Note that Table 2 only displays data for tickets created by the Sideshow team. As noted in section 3, customized tickets could also be authored using C++ or DHTML. Currently, Sideshow’s ticket library has approximately 100 tickets for 17 different regions (Australia, Germany, San Francisco, Los Angeles, Michigan, North Dakota, etc.). 83 of these tickets were written by people not on the Sideshow team, and of these 83 tickets, only three are known to have been created using the C++ SDK; the remainder were authored using DHTML templates provided by Sideshow. In addition, Sideshow’s library only contains tickets that were sent to the Sideshow team; it is possible that additional tickets were created and passed around to teams via e-mail or web pages.

Some examples of tickets created by others include status of baseball games, news from various sources (newspapers in Argentina, Australia, India, Portugal, etc.), traffic status for various regions, assorted daily comic strips (Dilbert, Snoopy, Garfield, etc.), and conditions at nearby ski resorts. Other tickets were created to facilitate collaborative group work. For example, the product support organization created a set of tickets to help them track open issues, phone queues, and other team information. Another team created a ticket to help them track the task of running several dozen computers through a daily set of test cases for the latest build of their team’s software.

Other Factors Contributing to SuccessEdit

While Sideshow’s design was likely the most important success factor, looking back, several of the deployment strategies the team used also seemed to contribute to a successful deployment. Specifically, an iterative design approach is often recognized as a critical component of making useful, usable software, and the Sideshow team took several steps to try to create an iterative design cycle during Sideshow’s deployment.

First, the Sideshow team tried to release new versions of Sideshow frequently. These releases contained a variety of bug fixes, new tickets, and new features, and were often guided by feedback from the user community. During the nine month period when Sideshow was being actively developed, 22 releases were made (an average of one release every 12.4 calendar days). These rapid releases provided the team with the ability to quickly try new features and gauge their success via usage logs and e-mail feedback. For example, the Sideshow team was divided over whether tickets should be provided with the alerting feature (the feature where tickets could pop up a window to notify users that something of interest had happened). The Sideshow team felt that such a feature would violate the “minimize motion” principle and strayed from the focus on peripheral awareness. However, after the feature was deployed (and turned on by default for the Outlook Inbox ticket), no negative e-mails were received about the feature. In contrast, other newly added features (like the first implementation of ticket groups) would sometimes generate several negative messages from the user community.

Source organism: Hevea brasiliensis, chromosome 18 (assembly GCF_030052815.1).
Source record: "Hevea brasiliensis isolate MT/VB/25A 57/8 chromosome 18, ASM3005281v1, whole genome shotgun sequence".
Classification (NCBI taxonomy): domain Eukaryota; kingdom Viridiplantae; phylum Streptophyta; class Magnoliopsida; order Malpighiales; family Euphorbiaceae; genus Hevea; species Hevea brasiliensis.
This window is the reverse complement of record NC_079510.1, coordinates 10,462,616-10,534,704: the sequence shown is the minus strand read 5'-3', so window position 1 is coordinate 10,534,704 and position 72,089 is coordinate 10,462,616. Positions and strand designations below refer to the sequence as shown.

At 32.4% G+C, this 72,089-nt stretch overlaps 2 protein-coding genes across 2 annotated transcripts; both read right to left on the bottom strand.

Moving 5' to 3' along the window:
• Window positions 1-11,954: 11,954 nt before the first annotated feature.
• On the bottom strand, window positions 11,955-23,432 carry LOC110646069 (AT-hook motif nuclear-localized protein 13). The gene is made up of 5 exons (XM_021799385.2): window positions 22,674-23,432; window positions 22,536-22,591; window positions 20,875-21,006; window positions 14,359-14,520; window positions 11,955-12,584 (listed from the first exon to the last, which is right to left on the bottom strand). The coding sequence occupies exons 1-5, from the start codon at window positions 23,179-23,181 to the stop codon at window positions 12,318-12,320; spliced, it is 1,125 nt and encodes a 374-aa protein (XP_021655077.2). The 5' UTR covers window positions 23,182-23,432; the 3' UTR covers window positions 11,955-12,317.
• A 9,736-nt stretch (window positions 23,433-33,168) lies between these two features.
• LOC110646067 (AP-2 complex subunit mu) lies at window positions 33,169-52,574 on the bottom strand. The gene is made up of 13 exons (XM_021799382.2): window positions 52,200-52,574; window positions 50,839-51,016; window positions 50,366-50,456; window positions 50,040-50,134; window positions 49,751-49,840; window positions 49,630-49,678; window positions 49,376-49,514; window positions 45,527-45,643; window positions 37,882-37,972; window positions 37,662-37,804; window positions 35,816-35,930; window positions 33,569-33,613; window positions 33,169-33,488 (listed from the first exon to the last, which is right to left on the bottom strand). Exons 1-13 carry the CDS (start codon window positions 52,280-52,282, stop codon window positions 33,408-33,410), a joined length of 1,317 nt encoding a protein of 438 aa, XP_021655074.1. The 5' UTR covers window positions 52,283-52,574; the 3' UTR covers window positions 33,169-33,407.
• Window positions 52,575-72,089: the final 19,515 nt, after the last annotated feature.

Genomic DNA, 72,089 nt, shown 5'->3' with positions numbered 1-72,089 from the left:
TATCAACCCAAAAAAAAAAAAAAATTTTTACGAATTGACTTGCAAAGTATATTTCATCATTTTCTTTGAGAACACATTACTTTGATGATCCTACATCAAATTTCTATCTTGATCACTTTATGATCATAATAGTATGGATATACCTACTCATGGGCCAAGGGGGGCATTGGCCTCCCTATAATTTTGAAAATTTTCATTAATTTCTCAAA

Another example of a feature added hesitantly by the Sideshow team was the ability for Sideshow to work in “offline” mode (when the computer is not connected to the network). Because the point of Sideshow is to display live data, the team felt that creating an “offline” mode where Sideshow would display static data would be pointless. However, laptop users indicated that they often wanted to see the last known status of their information (even if the data were stale), and that they did not want to have to stop and restart Sideshow every time they disconnected from and connected to the network. Thus, the feature was added.

Second, the Sideshow team tried to keep a constant dialog with its user community. Each time a new release was made available, it was announced via a “Sideshow announcements” e-mail distribution list and feedback was encouraged. In addition, a “Sideshow feedback” e-mail distribution list was created, and links to this distribution list were placed in the Sideshow application and on Sideshow’s internal web page. Users could also submit bug reports directly to Sideshow’s bug database. As a result, during the nine month Sideshow development period, the Sideshow team received approximately 895 feedback e-mail messages (an average of 4.6 messages per work day). The Sideshow team also tried to provide excellent customer service, thus approximately 75% of these messages received responses (within one day if possible). Eventually the amount of e-mail received became so overwhelming that an automated, web-based feedback system was created.